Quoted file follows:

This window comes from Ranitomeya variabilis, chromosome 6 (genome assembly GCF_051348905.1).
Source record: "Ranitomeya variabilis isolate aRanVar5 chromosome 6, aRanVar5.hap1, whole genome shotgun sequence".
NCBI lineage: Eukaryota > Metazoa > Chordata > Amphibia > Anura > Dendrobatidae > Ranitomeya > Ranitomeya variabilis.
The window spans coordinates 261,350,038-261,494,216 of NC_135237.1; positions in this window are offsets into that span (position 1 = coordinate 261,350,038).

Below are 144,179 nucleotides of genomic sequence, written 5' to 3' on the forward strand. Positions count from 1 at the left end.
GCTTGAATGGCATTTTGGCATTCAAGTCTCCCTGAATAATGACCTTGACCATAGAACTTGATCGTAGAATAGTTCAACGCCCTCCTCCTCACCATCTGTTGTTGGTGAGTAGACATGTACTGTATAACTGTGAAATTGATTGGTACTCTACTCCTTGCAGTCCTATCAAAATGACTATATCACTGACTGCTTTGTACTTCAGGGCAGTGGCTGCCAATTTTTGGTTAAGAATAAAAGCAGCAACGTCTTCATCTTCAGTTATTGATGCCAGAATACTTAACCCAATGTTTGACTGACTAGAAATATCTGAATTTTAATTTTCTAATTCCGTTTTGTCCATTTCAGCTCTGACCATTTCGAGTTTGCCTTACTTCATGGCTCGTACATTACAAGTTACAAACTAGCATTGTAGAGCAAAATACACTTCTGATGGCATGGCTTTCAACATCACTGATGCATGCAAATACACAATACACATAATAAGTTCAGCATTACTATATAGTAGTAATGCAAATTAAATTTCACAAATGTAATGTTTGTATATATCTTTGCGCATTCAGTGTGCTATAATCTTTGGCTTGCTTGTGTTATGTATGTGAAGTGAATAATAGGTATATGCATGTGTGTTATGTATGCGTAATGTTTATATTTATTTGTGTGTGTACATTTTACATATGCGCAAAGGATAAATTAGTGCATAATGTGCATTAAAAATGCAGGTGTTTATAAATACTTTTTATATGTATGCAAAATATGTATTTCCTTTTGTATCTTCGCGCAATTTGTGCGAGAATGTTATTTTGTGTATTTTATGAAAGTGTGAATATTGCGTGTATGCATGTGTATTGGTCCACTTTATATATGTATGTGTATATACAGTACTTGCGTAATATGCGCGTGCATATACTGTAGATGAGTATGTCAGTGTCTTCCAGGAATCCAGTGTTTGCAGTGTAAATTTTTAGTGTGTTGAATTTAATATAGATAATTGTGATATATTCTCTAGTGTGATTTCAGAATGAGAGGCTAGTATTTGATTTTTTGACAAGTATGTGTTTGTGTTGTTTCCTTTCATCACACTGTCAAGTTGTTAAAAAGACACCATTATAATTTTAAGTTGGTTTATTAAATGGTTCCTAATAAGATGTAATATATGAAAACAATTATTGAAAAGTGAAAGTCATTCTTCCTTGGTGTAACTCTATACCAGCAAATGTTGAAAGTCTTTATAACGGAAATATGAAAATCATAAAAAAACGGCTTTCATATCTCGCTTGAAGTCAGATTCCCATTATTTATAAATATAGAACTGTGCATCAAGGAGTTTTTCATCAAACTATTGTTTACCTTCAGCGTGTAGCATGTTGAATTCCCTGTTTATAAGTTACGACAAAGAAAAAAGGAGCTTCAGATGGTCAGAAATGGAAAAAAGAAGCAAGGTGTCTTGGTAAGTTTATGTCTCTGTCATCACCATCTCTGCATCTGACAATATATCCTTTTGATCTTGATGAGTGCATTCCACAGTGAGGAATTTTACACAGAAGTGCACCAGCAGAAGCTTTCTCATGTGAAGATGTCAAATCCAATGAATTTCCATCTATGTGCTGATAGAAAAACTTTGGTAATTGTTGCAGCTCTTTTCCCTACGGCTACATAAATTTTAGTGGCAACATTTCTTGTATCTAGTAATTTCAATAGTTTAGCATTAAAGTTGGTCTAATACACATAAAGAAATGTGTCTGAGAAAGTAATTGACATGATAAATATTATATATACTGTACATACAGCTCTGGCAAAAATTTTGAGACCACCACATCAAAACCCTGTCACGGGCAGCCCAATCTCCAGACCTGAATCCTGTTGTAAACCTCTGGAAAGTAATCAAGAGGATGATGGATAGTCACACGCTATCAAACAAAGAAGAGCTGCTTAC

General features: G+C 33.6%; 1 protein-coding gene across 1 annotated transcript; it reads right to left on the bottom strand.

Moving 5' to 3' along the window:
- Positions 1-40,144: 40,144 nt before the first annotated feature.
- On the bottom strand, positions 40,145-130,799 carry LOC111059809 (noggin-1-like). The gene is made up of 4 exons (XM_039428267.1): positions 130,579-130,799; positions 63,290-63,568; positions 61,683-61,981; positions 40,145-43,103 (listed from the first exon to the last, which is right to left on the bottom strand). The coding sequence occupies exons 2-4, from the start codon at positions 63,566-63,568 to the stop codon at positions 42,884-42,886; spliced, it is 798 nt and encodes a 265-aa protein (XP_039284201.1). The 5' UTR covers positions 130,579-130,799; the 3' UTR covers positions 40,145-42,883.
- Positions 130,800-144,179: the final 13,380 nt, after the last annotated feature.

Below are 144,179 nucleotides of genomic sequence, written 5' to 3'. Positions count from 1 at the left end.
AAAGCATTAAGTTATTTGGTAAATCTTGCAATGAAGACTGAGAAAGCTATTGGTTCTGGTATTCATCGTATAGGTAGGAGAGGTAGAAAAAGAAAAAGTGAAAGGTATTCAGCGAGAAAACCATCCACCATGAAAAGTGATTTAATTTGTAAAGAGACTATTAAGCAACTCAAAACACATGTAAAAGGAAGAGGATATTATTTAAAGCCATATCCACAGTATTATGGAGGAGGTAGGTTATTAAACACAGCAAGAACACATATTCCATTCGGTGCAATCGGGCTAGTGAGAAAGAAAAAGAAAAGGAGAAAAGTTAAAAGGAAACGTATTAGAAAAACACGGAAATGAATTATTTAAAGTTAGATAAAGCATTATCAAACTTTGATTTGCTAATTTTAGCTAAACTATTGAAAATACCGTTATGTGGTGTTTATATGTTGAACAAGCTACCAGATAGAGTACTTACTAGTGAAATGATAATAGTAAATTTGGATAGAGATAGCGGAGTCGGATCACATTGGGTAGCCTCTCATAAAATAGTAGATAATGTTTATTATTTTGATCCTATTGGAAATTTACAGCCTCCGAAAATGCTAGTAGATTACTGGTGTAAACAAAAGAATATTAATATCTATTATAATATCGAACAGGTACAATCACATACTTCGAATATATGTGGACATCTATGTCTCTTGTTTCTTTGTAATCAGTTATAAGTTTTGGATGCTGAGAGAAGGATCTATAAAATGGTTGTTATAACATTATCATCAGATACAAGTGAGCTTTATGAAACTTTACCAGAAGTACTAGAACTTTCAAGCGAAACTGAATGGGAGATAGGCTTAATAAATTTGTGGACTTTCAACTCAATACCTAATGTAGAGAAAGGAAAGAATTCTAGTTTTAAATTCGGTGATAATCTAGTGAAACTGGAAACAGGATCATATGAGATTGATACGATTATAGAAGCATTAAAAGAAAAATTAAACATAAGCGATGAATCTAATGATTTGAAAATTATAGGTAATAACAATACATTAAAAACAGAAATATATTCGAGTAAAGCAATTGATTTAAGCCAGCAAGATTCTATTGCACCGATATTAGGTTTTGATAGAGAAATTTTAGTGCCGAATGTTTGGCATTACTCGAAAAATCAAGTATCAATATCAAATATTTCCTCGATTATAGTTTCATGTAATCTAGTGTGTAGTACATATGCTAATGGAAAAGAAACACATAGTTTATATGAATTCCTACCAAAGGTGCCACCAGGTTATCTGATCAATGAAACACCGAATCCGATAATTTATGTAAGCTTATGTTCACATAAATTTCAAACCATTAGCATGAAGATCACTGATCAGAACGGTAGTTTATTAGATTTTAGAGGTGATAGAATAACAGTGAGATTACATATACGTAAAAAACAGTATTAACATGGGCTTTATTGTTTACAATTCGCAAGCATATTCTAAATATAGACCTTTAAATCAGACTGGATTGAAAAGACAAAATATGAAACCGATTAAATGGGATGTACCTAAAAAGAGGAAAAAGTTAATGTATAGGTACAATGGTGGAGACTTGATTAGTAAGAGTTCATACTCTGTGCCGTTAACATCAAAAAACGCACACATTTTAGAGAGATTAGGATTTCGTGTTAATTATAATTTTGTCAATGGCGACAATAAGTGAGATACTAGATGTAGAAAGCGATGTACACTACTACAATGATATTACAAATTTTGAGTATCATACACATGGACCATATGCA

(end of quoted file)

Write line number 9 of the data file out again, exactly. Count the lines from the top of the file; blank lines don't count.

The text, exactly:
- Positions 1-40,144: 40,144 nt before the first annotated feature.